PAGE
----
Shine, Baby, Shine Public University Students Learn to Light Up Their Campuses

August 01, 2003 | Will Koenig

Two dozen students from the Pacific Northwest's public universities traveled to Central Washington University (CWU) for Shine NW 2003 to learn to light things up. The one-day series of seminars and outreach activities attracted leaders and students from three states.

The Kittitas County churches and CWU's Adventist student fellowship, Agape Club, hosted the gathering at the Ellensburg, Wash., campus. "We started a club and all kind of questions came to mind," explained John Solomon, local pastor. Three speakers came to answer those questions—John Cress, David Hunter and Doug Venn.

"Students are amazingly open to new ideas and less prejudiced against the idea of God than we would imagine them to be," said Cress, College Church (College Place, Wash.) associate pastor. "Still, they've got all kinds of things competing for their attention."

While group events are useful ways to plant ideas in a large number of people, the one-on-one relationship is critical, Cress said. For most Christians, it was another human being that became their friend and introduced them to Christ. A small group, if it is authentic, can be a great way to meet people and lead them to a relationship with Christ.

Agape Club is moving in that direction, according to Jennifer Tindall, club president and graduate student in education. "We've done some small fun stuff," Tindall said. "The emphasis of the club is changing to include a smaller family community style—getting to know each other, making friendships instead of events....It's about going out and really showing people your heart."

"College students are called the powerful one percent," said Hunter, a campus ministry specialist with the international Campus Crusade for Christ. "If you win that one percent, you can influence the world for Christ." Hunter spoke on how his group reaches that one percent and how to make disciples of them.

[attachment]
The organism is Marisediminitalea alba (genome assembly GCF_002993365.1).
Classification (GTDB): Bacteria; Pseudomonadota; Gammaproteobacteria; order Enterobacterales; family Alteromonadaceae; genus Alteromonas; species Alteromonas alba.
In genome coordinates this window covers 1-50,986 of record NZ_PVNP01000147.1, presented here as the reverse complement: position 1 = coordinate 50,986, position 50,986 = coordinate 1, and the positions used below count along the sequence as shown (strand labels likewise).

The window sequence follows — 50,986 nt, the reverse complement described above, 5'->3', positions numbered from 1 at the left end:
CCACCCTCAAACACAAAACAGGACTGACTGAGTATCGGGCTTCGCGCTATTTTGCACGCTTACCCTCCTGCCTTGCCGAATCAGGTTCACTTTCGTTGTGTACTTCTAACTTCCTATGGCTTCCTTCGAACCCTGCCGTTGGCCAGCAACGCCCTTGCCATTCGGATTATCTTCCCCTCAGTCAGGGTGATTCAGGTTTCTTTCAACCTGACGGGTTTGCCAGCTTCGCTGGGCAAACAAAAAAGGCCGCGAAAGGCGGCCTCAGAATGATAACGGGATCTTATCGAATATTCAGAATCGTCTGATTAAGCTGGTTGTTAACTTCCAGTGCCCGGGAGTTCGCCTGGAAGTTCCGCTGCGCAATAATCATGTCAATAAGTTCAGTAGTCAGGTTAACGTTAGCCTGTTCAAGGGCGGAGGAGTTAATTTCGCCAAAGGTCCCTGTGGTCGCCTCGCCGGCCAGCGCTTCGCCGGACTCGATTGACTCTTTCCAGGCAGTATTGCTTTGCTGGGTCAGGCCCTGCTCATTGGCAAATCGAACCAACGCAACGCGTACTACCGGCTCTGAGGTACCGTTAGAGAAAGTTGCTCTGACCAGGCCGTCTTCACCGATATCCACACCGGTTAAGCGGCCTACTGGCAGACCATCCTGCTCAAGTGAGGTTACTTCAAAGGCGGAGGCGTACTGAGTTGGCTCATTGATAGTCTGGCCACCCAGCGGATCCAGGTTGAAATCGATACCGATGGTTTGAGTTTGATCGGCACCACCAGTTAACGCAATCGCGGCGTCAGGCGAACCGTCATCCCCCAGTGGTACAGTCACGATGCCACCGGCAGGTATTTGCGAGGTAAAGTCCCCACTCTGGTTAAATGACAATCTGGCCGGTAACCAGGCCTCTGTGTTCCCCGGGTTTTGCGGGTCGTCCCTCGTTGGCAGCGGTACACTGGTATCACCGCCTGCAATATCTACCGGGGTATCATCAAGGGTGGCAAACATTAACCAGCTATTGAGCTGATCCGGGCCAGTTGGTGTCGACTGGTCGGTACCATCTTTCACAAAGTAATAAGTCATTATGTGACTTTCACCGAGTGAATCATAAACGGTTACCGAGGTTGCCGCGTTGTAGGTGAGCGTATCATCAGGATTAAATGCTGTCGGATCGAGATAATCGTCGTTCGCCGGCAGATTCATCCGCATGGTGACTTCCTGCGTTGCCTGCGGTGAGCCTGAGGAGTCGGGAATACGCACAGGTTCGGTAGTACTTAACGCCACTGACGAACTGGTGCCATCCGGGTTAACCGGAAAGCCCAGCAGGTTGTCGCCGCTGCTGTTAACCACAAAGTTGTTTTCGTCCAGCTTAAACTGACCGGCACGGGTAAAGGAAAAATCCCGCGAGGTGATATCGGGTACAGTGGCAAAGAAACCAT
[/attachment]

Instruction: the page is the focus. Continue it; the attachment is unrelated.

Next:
"Public campus ministry goes back a ways in this conference," said Richard Parker, Upper Columbia Conference youth director. "I think that we need to pay a lot more attention to the public campus ministry, not only for the Adventist students there, but the non-Adventists. It's a great mission field."

In between lectures, attendees tried some real-world evangelism door-to-door. "Showing God's Love in Practical Ways" was the theme, said Venn, WSU and University of Idaho campus pastor. One hundred nine-volt batteries were given away in minutes. Hundreds of Christian music albums donated by the Upper Columbia Conference were also given away that afternoon.

"At first it was scary, but most of the people were very receptive," said Leah Kelley, a junior business major and the Adventist student group president at Oregon State University.

Kelley said she learned what her club could do and made contacts with other campus ministry leaders. She plans to return next year. "I would encourage people to think about public campus ministry more because there's a lot of people to be reached," she said.